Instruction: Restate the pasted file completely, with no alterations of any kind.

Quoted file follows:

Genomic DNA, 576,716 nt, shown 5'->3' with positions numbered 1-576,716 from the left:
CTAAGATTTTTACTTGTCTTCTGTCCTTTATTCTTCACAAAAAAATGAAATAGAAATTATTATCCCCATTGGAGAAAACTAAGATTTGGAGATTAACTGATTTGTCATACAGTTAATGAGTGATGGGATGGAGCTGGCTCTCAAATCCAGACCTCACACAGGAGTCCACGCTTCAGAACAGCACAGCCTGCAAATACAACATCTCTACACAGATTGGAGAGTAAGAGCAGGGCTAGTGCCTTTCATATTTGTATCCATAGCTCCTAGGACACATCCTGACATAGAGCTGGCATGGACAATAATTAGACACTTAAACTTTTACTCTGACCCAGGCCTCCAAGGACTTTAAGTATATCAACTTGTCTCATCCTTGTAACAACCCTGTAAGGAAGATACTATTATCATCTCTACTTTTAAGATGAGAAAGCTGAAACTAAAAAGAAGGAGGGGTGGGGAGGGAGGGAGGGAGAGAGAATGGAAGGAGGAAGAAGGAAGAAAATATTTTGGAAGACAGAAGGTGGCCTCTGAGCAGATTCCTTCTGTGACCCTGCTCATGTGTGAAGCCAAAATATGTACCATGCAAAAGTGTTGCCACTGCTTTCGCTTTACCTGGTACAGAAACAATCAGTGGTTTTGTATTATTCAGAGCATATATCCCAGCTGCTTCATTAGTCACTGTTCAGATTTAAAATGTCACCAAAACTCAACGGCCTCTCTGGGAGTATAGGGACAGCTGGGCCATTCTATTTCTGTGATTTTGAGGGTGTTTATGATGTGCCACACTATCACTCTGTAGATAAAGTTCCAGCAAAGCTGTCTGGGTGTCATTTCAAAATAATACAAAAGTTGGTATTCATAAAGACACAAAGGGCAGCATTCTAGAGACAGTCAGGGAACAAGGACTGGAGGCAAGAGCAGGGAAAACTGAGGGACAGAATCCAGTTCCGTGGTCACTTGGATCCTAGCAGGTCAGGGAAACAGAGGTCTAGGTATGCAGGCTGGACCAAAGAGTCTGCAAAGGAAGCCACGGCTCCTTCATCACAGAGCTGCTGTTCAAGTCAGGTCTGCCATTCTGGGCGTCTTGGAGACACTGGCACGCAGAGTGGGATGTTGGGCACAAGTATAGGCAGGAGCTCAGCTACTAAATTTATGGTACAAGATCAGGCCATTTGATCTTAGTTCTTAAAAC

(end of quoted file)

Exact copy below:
Genomic DNA, 576,716 nt, shown 5'->3' with positions numbered 1-576,716 from the left:
CTAAGATTTTTACTTGTCTTCTGTCCTTTATTCTTCACAAAAAAATGAAATAGAAATTATTATCCCCATTGGAGAAAACTAAGATTTGGAGATTAACTGATTTGTCATACAGTTAATGAGTGATGGGATGGAGCTGGCTCTCAAATCCAGACCTCACACAGGAGTCCACGCTTCAGAACAGCACAGCCTGCAAATACAACATCTCTACACAGATTGGAGAGTAAGAGCAGGGCTAGTGCCTTTCATATTTGTATCCATAGCTCCTAGGACACATCCTGACATAGAGCTGGCATGGACAATAATTAGACACTTAAACTTTTACTCTGACCCAGGCCTCCAAGGACTTTAAGTATATCAACTTGTCTCATCCTTGTAACAACCCTGTAAGGAAGATACTATTATCATCTCTACTTTTAAGATGAGAAAGCTGAAACTAAAAAGAAGGAGGGGTGGGGAGGGAGGGAGGGAGAGAGAATGGAAGGAGGAAGAAGGAAGAAAATATTTTGGAAGACAGAAGGTGGCCTCTGAGCAGATTCCTTCTGTGACCCTGCTCATGTGTGAAGCCAAAATATGTACCATGCAAAAGTGTTGCCACTGCTTTCGCTTTACCTGGTACAGAAACAATCAGTGGTTTTGTATTATTCAGAGCATATATCCCAGCTGCTTCATTAGTCACTGTTCAGATTTAAAATGTCACCAAAACTCAACGGCCTCTCTGGGAGTATAGGGACAGCTGGGCCATTCTATTTCTGTGATTTTGAGGGTGTTTATGATGTGCCACACTATCACTCTGTAGATAAAGTTCCAGCAAAGCTGTCTGGGTGTCATTTCAAAATAATACAAAAGTTGGTATTCATAAAGACACAAAGGGCAGCATTCTAGAGACAGTCAGGGAACAAGGACTGGAGGCAAGAGCAGGGAAAACTGAGGGACAGAATCCAGTTCCGTGGTCACTTGGATCCTAGCAGGTCAGGGAAACAGAGGTCTAGGTATGCAGGCTGGACCAAAGAGTCTGCAAAGGAAGCCACGGCTCCTTCATCACAGAGCTGCTGTTCAAGTCAGGTCTGCCATTCTGGGCGTCTTGGAGACACTGGCACGCAGAGTGGGATGTTGGGCACAAGTATAGGCAGGAGCTCAGCTACTAAATTTATGGTACAAGATCAGGCCATTTGATCTTAGTTCTTAAAAC